Cabarrus

RCCC plans technology center with bond money

Nearly 65 percent of Cabarrus County voters approved a bond issue for Rowan-Cabarrus Community College in a Nov. 4 referendum.

As a result, the $9 million bond – plus $2 million more approved by the Cabarrus County Board of Commissioners – will fund construction of RCCC’s new Advanced Technology Center in Cabarrus County.

The center will train individuals for careers that range from automated manufacturing and logistics to 3-D printing and cybersecurity.

The center is in the planning stage, according to a spokesperson for the college. Officials are working to determine the exact location and purposes of the building.

Advanced technology has many components, school leaders said, and the facility could take any of a number of different directions, depending on demand from employers throughout the region.

The 60,000-square-foot center will house classrooms and a lab building. It will address training needs for high-tech companies, offering industry-recognized certifications and hands-on training in disciplines that range from information technologies and welding, to nanotechnology and advanced manufacturing.

RCCC President Carol Spalding said she believes the center will help the region take its next economic step forward and lure technology-centric companies to the area.

The college’s expansion comes on the heels of two major announcements:

• Alevo – a high-tech battery maker – expects to employ 500 area residents by the end of this year and up to 6,000 in the next five years, according to Cabarrus Economic Development Corp. Company leaders said they expect to spend $1 billion to bring the former roughly 2,100-acre Philip Morris site on U.S. 29 in Concord to full capacity.



• Gordon Food Service – the fourth-largest food distributor in America, according to Forbes magazine – is building a $58 million, 300,000-square-foot facility in Kannapolis’ Afton Ridge Business Park. The 115-year-old company expects to create 275 local jobs.



“With the announcement of new high-tech jobs coming to Cabarrus County at the old Phillip Morris plant, it is more important than ever that we have the ability to train the workforce for new and emerging jobs,” Spalding said.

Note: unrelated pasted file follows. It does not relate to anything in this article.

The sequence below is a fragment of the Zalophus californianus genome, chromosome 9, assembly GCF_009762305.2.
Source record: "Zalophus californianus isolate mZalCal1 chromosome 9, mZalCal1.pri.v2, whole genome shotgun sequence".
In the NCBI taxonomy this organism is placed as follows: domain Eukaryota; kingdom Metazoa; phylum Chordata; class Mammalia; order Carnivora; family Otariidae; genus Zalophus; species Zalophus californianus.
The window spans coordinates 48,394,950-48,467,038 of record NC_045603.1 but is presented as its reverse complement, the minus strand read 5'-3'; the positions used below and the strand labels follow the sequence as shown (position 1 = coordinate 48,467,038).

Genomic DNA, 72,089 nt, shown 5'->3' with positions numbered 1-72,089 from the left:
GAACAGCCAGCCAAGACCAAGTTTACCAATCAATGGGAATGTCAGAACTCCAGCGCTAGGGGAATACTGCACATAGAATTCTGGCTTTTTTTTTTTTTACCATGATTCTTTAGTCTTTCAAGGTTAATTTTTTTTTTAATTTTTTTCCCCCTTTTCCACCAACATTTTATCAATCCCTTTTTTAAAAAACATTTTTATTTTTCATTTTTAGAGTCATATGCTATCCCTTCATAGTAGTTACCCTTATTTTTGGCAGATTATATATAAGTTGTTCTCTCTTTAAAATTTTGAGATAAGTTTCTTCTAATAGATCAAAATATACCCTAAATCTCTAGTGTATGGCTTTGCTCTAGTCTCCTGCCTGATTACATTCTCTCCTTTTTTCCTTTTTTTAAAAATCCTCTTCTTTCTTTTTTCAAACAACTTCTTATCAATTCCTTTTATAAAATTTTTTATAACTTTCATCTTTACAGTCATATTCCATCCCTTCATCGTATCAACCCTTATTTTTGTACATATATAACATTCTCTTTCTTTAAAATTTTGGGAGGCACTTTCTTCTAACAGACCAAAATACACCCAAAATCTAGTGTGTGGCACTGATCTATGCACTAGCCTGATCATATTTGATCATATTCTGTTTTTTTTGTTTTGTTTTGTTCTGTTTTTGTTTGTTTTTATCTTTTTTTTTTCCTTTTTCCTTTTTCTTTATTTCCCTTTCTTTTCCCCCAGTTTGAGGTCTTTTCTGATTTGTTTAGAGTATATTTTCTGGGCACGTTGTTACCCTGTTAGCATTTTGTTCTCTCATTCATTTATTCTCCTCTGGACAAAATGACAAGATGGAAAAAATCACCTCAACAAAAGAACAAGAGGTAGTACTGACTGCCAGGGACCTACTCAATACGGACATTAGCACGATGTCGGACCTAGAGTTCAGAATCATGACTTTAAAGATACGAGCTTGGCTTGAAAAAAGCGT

“(The center) will be a flagship to help attract employers to the region,” she said. “This will help us meet the needs of the community and bring a higher level of training to Cabarrus County, which is a big part of economic development.”

Paula Dibley, director of college relations, marketing and communications at RCCC, said enrollment for community colleges is declining generally, but RCCC’s enrollment is at the same level as last year.

Sid Valentine, associate vice president of industrial and engineering technologies at York Technical College in Rock Hill, said manufacturing has changed a great deal since numerous plant closings were in the news 10 to 20 years ago.

“People get nervous when they hear about jobs in manufacturing,” he said. “But manufacturing today is different: It’s high-tech and clean. This is a viable and promising career field.”

Van Madray, 61, is RCCC’s dean of engineering and business technologies. Most of the programs identified for the Advanced Technology Center will be under his supervision.

Madray, originally from Charleston, has more than 20 years of experience with community and technical colleges. One of his three daughters attends RCCC.

“Rowan and Cabarrus counties have been particularly hard-hit by manufacturing layoffs over the past decade, and by the general downturn of the economy over the past four years,” Madray said.

“Although some of the jobs that have been lost have not returned,” he said, “there is a growing trend in employment data indicating that many available jobs go unfilled because of the candidates’ lack of specific technical skills.”

North Carolina remains a strong manufacturing center, ranking fourth nationally in the percentage of the state’s gross domestic product that comes from the manufacturing sector, Madray said.

The technology center is a response to that trend, he said, and will use “high-skill applied learning in leading technologies to provide a marketable workforce for Rowan and Cabarrus counties, and for the Charlotte region. … All of this training will lead to high-skill/high-wage, local jobs.”

According to Wanted Analytics, recruiters posted more than 1,800 online job ads for robotics skills in March 2012, increasing 44 percent from March 2011.

Electrical and electronics engineering technicians make up 33 percent of all engineering technicians, according to the the U.S. Department of Labor. About 31,800 new job openings for electronics engineering technicians are projected between 2010 and 2020.

“The jobs of the future will be a part of this trend toward smart automation,” Madray said. “The Advanced Technology Center will make us more competitive in the hunt for new industry in our area to replace the jobs we have lost.”

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